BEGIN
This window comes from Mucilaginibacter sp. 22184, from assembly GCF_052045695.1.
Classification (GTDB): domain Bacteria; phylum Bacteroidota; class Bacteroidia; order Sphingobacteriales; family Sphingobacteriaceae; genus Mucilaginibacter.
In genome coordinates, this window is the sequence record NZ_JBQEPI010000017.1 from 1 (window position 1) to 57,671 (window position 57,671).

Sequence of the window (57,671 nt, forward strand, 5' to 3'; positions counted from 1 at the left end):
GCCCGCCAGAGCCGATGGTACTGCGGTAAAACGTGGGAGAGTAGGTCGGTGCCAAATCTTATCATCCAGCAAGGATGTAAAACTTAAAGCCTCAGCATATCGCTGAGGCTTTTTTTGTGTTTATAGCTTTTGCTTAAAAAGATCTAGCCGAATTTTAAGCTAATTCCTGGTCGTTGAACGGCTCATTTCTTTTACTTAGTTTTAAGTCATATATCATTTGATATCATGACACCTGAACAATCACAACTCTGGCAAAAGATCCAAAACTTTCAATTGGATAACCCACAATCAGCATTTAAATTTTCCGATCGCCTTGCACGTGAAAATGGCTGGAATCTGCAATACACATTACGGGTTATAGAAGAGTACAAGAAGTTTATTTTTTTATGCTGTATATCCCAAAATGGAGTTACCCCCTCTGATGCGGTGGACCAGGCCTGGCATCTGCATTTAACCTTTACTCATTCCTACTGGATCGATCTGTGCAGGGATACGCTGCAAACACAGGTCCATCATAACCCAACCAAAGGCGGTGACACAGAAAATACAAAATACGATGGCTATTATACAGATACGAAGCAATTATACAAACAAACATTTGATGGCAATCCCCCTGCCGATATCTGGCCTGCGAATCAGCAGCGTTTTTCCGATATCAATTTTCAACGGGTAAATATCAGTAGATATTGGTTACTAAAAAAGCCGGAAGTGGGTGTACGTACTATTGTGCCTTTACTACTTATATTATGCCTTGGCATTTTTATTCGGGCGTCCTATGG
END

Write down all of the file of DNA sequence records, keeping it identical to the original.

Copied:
This window comes from Mucilaginibacter sp. 22184, from assembly GCF_052045695.1.
Classification (GTDB): domain Bacteria; phylum Bacteroidota; class Bacteroidia; order Sphingobacteriales; family Sphingobacteriaceae; genus Mucilaginibacter.
In genome coordinates, this window is the sequence record NZ_JBQEPI010000017.1 from 1 (window position 1) to 57,671 (window position 57,671).

Sequence of the window (57,671 nt, forward strand, 5' to 3'; positions counted from 1 at the left end):
GCCCGCCAGAGCCGATGGTACTGCGGTAAAACGTGGGAGAGTAGGTCGGTGCCAAATCTTATCATCCAGCAAGGATGTAAAACTTAAAGCCTCAGCATATCGCTGAGGCTTTTTTTGTGTTTATAGCTTTTGCTTAAAAAGATCTAGCCGAATTTTAAGCTAATTCCTGGTCGTTGAACGGCTCATTTCTTTTACTTAGTTTTAAGTCATATATCATTTGATATCATGACACCTGAACAATCACAACTCTGGCAAAAGATCCAAAACTTTCAATTGGATAACCCACAATCAGCATTTAAATTTTCCGATCGCCTTGCACGTGAAAATGGCTGGAATCTGCAATACACATTACGGGTTATAGAAGAGTACAAGAAGTTTATTTTTTTATGCTGTATATCCCAAAATGGAGTTACCCCCTCTGATGCGGTGGACCAGGCCTGGCATCTGCATTTAACCTTTACTCATTCCTACTGGATCGATCTGTGCAGGGATACGCTGCAAACACAGGTCCATCATAACCCAACCAAAGGCGGTGACACAGAAAATACAAAATACGATGGCTATTATACAGATACGAAGCAATTATACAAACAAACATTTGATGGCAATCCCCCTGCCGATATCTGGCCTGCGAATCAGCAGCGTTTTTCCGATATCAATTTTCAACGGGTAAATATCAGTAGATATTGGTTACTAAAAAAGCCGGAAGTGGGTGTACGTACTATTGTGCCTTTACTACTTATATTATGCCTTGGCATTTTTATTCGGGCGTCCTATGG